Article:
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The death of coal-fired power is inevitable - yet the government still has no plan to help its workforce

Chris Biggs writes in The Conversation (12.3.21) about the coming closure of Victoria’s Yallourn coal-fired power station, criticising the Morrison government for having no plan for Australian coal workers as the nation transitions to clean energy.

'Yallourn power station – Australia’s oldest, dirtiest coal plant – will close four years ahead of schedule in 2028. Announcing the move this week, operator Energy Australia said it will build a giant energy storage battery on the site to make room for more renewables. This is a powerful statement about where our energy system is heading.

'Yallourn has operated for 47 years burning brown coal. It supplies one-fifth of Victoria’s energy and employs 500 permanent workers and hundreds more contractors. It’s also responsible for 13% of Victoria’s emissions.

'In response to the announcement, federal Energy Minister Angus Taylor said: “Our thoughts are with the workers, their families and local business owners who rely on the power station for their livelihoods.”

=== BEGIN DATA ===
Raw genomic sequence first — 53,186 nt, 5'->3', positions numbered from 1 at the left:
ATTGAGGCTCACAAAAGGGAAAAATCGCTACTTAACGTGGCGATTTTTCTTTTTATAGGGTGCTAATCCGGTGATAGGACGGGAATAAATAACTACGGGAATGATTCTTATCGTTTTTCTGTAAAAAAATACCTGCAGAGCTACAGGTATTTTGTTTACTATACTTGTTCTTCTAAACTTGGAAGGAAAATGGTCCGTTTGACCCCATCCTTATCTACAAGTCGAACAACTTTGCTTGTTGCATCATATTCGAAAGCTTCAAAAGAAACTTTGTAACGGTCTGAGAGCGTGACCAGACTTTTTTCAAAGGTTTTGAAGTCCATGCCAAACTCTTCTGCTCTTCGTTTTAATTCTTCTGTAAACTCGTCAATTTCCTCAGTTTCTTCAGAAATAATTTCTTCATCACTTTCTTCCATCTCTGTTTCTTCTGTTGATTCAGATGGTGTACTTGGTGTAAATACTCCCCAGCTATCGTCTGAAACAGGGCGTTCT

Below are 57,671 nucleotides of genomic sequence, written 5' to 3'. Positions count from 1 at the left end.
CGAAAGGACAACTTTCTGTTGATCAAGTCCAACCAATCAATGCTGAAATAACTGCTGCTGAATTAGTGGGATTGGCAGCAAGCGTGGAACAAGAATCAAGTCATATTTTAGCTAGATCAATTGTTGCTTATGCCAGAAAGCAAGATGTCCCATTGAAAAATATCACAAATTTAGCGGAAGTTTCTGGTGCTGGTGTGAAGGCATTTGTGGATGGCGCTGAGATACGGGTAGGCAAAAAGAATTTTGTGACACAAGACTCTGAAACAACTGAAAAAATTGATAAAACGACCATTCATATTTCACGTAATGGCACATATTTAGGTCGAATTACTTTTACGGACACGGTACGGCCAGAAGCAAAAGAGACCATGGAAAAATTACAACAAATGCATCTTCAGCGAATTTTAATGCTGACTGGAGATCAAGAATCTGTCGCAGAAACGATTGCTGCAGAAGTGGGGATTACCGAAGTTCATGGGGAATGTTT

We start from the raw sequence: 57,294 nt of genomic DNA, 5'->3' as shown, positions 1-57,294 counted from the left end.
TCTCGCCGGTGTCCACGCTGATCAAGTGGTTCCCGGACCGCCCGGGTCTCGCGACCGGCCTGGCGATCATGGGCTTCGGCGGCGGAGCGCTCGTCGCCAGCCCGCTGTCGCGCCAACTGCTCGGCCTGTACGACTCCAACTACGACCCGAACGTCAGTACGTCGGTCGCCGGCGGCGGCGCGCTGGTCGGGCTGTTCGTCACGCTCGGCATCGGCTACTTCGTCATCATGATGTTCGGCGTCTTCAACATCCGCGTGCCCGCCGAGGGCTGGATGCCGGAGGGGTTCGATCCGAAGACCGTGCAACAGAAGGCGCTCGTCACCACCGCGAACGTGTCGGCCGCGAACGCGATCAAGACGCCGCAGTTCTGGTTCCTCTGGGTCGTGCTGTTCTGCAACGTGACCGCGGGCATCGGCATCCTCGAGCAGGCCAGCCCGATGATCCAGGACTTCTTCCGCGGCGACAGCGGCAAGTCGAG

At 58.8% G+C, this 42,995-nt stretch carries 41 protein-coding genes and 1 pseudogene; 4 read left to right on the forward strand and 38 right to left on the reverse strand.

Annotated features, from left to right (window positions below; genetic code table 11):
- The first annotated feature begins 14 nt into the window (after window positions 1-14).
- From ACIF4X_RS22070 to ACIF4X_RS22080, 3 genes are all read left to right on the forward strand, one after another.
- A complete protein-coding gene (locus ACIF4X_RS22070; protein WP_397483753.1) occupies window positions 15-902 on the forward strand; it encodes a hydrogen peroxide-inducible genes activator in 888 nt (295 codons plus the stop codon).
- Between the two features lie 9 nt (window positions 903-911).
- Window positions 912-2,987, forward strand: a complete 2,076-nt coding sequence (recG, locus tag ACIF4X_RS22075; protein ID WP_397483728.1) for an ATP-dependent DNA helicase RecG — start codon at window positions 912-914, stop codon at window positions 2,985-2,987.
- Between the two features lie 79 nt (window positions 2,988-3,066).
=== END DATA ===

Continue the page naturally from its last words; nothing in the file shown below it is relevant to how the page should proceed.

'So what, exactly, is the the federal government doing to help the 10,000 domestic coal workers set to lose their jobs when Yallourn and other coal power stations shut down? At the moment, the federal government isn’t offering anything more than platitudes.

'Over the next 15 years, the Australian Energy Market Operator (AEMO) projects most of Australia’s 20-odd coal plants will also close. Australia urgently needs investment and policy solutions to manage this inevitable transition. Without it, workers and electricity consumers will be left dangerously exposed.'

 

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